> irix is fantastic; maybe the best os ever been out.

ILM doesn't seem to think so


the statements from ilm are not complete and seem like pulled out of context. further you don't know ilm's reasons to choose linux in some areas. i guess they wouldn't tell some website 'we have to save...'


> maybe x86 is nice for distributed render stuff but that's the max.

Linux was originally cloning Minix to x86, but it's not just that anymore. Linux on a SPARC, for example, runs pretty damn sweet. IBM recommend Linux for s/390 (Thats mainframes, which are definitely not x86).


i know the history of linux but that's absolutely not the issue here.

however, tell me some apps like maya or flame for linux sparc.

nothin? well, i'm not surprised.

and for ibm: a guy at redhat told me it'd be a pain to run linux on the s/390. you just can't compare a 'developer's toy' with REAL enterprise software.

seems like you don't know much about big systems and their main focus but believe me linux can't stand the competition with the proprietary system at the moment (might change someday). for now it has exactly one plus: it's free!

but remember: it's only free if your time is worthless ;-)

Re: what a silly article

Anonymous's picture

>irix is fantastic; maybe the best os ever been out.

Wow. You've never worked with Irix, have you?

Re: what a silly article

Anonymous's picture

Re: what a silly article (Score: 0)

by Anonymous on Thursday, June 13, 2002

>irix is fantastic; maybe the best os ever been out.

Wow. You've never worked with Irix, have you?


i only work with irix!!

Re: what a silly article

Anonymous's picture

I was just getting ready to state the same. :) However, BeOS [RIP], now *that's* an OS to behold.

Re: what a silly article

Anonymous's picture

Everything that is new is not necessarly better. Tablet computers are new (or were new), and not a single one of them have succeded. When Windows98 (the first one) came out it was new, but full of bugs. Was it better because it was new? I don't think so. New does not make things better.

Re: what a silly article

Anonymous's picture

Tablet comupters ARE better. They just aren't cheap...

Re: Linux is not the source of the 5x speedup...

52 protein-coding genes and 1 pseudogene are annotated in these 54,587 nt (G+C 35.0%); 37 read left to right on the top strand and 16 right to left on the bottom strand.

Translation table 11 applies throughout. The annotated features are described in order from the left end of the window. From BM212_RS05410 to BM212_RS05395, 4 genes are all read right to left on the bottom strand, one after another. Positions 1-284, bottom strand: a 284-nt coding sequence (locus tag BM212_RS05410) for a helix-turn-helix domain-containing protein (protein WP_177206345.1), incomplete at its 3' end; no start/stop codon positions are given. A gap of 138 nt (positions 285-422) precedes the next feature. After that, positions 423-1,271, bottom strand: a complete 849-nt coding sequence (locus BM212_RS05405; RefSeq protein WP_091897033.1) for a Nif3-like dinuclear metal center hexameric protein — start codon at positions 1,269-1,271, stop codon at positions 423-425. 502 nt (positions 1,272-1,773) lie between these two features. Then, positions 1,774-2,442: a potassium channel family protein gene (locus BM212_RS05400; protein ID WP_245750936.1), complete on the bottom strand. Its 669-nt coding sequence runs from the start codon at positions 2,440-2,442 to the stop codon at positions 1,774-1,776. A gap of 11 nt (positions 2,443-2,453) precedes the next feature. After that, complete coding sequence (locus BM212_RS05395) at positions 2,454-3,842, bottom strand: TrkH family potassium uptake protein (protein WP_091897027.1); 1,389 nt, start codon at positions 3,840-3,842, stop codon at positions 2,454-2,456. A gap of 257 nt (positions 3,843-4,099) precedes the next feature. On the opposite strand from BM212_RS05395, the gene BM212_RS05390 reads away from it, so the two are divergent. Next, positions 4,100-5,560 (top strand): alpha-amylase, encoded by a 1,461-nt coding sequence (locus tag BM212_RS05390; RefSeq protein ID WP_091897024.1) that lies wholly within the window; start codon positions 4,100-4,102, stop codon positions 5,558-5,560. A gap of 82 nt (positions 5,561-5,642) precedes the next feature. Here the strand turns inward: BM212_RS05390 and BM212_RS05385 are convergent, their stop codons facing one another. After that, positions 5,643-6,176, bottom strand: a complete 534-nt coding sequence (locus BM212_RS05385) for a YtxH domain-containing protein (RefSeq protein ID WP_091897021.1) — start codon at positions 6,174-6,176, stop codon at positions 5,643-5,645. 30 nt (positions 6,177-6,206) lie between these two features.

Anonymous's picture

Actually, it is a magic pixie dust. The article mentions nothing about hardware upgrades whatsoever, you know why? Because there were none. Linux is faster, it essentially *is* a magic pixie dust because it utilizes hardware much better than any other operating system available today. Linux is extremely advanced and extremely powerful. Move to Windows XP? Ha! You would see a tremendous drop in performance simply because Windows doesn't send instructions fast enough and hogs resources to itself - and there isn't anything you can do about it. Linux can even be specialized, there are versions dedicated to being routers, extremely secure, extremely graphical, minimal, customizable, user friendly, or in this case, optimized for graphics. Linux is the ultimate operating system, and I would actually find it interesting to get a custom version of OS depending on your usage intents - gaming, web server, etc etc.

Lets face the facts, there were no hardware upgrades and they saw a vast improvement, the same went for Dreamworks. Linux is far superior because of its flexibility and amazing Kernel. You will begin seeing more and more of Linux in the news as it begins to take over, and I welcome it. Imagine, not a company, not a dictator, but everyone taking over...well, everyone. Linux isn't powered by a single company, investors or one man, linux is powered by everyone and anyone that uses it. Welcome to the new world, welcome to Linux.

Re: Linux is not the source of the 5x speedup...

Anonymous's picture

the magical pixie dust is grown and sprayed throughtout the crops in order to make the faster linux pc;s.... duh... but if u dont know that why are u here?

its 4 in the morning... i mbugged out from "signs" - keep it real

Re: Linux is not the source of the 5x speedup...

Anonymous's picture


read the article before you post. There were upgrades.Perhaps you should try posting you little comments to slashdot instead.

Re: Linux is not the source of the 5x speedup...

Anonymous's picture

Pentium 4's offer WAY more number crunching power than the old 400-600 MHz MIPS cpus that you find in SGI machines. This is the case no matter what OS you arer running. They also cost far less.

The article was really biased and should have pointed out that it is the hardware that should be thanked for the performance, the OS just enables the use of commodity hardware.

Windows 2K or XP would provide the SAME benifits and is more useful to smaller design shops that don't have their own IT staff and need to use off the shelf software like Discreet Combustion, Adobe After Effects, and Maya.

I have yet to see a commercially (or freely) available video compositor for Linux.

~William Milberry

Re: Linux is not the source of the 5x speedup...

Anonymous's picture